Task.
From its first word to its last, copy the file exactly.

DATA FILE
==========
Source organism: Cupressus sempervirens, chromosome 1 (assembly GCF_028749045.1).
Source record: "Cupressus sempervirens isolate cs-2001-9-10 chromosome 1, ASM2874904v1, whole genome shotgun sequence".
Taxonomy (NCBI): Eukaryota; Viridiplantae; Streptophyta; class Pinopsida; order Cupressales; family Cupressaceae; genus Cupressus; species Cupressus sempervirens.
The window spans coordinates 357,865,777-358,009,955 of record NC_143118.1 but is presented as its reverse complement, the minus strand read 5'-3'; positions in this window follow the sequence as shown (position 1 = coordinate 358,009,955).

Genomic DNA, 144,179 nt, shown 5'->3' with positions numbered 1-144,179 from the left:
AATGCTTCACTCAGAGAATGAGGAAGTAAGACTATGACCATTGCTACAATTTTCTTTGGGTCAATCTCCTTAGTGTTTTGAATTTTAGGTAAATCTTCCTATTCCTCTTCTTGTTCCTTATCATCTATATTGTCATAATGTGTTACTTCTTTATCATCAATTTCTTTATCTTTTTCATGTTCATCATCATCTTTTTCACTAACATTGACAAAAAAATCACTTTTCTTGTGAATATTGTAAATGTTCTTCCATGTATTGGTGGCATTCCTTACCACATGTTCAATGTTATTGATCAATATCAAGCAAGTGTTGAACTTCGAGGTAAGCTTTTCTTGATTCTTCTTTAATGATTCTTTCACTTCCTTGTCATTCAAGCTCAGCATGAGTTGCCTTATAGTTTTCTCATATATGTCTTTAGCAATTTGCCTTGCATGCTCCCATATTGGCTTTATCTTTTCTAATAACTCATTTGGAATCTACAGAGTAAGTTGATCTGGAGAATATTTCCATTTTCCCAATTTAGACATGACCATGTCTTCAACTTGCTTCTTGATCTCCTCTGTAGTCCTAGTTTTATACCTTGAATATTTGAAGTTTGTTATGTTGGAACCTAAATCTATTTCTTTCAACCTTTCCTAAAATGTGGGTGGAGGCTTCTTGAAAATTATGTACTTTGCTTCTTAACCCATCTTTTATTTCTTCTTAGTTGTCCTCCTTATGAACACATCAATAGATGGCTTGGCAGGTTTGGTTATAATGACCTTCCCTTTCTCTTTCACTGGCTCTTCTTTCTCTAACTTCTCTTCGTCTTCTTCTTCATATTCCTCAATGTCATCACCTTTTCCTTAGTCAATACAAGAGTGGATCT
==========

Source organism: Cupressus sempervirens, chromosome 1 (assembly GCF_028749045.1).
Source record: "Cupressus sempervirens isolate cs-2001-9-10 chromosome 1, ASM2874904v1, whole genome shotgun sequence".
Taxonomy (NCBI): Eukaryota; Viridiplantae; Streptophyta; class Pinopsida; order Cupressales; family Cupressaceae; genus Cupressus; species Cupressus sempervirens.
The window spans coordinates 357,865,777-358,009,955 of record NC_143118.1 but is presented as its reverse complement, the minus strand read 5'-3'; positions in this window follow the sequence as shown (position 1 = coordinate 358,009,955).

Genomic DNA, 144,179 nt, shown 5'->3' with positions numbered 1-144,179 from the left:
AATGCTTCACTCAGAGAATGAGGAAGTAAGACTATGACCATTGCTACAATTTTCTTTGGGTCAATCTCCTTAGTGTTTTGAATTTTAGGTAAATCTTCCTATTCCTCTTCTTGTTCCTTATCATCTATATTGTCATAATGTGTTACTTCTTTATCATCAATTTCTTTATCTTTTTCATGTTCATCATCATCTTTTTCACTAACATTGACAAAAAAATCACTTTTCTTGTGAATATTGTAAATGTTCTTCCATGTATTGGTGGCATTCCTTACCACATGTTCAATGTTATTGATCAATATCAAGCAAGTGTTGAACTTCGAGGTAAGCTTTTCTTGATTCTTCTTTAATGATTCTTTCACTTCCTTGTCATTCAAGCTCAGCATGAGTTGCCTTATAGTTTTCTCATATATGTCTTTAGCAATTTGCCTTGCATGCTCCCATATTGGCTTTATCTTTTCTAATAACTCATTTGGAATCTACAGAGTAAGTTGATCTGGAGAATATTTCCATTTTCCCAATTTAGACATGACCATGTCTTCAACTTGCTTCTTGATCTCCTCTGTAGTCCTAGTTTTATACCTTGAATATTTGAAGTTTGTTATGTTGGAACCTAAATCTATTTCTTTCAACCTTTCCTAAAATGTGGGTGGAGGCTTCTTGAAAATTATGTACTTTGCTTCTTAACCCATCTTTTATTTCTTCTTAGTTGTCCTCCTTATGAACACATCAATAGATGGCTTGGCAGGTTTGGTTATAATGACCTTCCCTTTCTCTTTCACTGGCTCTTCTTTCTCTAACTTCTCTTCGTCTTCTTCTTCATATTCCTCAATGTCATCACCTTTTCCTTAGTCAATACAAGAGTGGATCT